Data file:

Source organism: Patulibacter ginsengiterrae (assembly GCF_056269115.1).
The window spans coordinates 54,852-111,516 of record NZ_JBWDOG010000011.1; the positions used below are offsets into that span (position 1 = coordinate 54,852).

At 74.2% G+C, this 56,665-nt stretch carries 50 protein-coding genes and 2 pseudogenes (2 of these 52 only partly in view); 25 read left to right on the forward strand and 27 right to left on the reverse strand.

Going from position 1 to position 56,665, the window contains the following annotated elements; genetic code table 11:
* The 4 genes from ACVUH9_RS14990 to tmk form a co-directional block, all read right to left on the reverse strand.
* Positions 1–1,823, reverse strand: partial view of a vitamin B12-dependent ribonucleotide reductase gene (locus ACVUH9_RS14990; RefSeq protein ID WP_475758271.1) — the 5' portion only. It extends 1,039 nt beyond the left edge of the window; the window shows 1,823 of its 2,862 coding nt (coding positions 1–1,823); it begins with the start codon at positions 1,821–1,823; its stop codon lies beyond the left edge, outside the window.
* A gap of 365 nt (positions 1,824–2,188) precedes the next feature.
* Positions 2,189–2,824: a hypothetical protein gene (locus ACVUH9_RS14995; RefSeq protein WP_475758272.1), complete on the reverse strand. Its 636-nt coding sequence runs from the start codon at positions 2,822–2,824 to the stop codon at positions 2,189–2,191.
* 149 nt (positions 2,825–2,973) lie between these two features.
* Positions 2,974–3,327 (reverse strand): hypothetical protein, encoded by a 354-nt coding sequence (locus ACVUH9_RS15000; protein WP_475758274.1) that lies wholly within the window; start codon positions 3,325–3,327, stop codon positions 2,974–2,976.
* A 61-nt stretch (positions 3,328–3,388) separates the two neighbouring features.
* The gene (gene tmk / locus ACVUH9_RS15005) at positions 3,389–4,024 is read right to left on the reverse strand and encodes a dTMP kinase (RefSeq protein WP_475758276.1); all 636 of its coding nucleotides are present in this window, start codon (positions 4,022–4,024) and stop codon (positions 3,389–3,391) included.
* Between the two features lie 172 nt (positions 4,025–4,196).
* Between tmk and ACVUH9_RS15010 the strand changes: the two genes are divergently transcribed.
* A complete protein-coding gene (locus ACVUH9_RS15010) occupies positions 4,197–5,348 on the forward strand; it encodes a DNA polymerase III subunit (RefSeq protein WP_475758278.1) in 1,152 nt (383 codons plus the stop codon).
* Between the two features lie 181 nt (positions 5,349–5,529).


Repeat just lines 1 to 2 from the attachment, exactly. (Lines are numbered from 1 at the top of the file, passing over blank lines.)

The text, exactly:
Source organism: Patulibacter ginsengiterrae (assembly GCF_056269115.1).
The window spans coordinates 54,852-111,516 of record NZ_JBWDOG010000011.1; the positions used below are offsets into that span (position 1 = coordinate 54,852).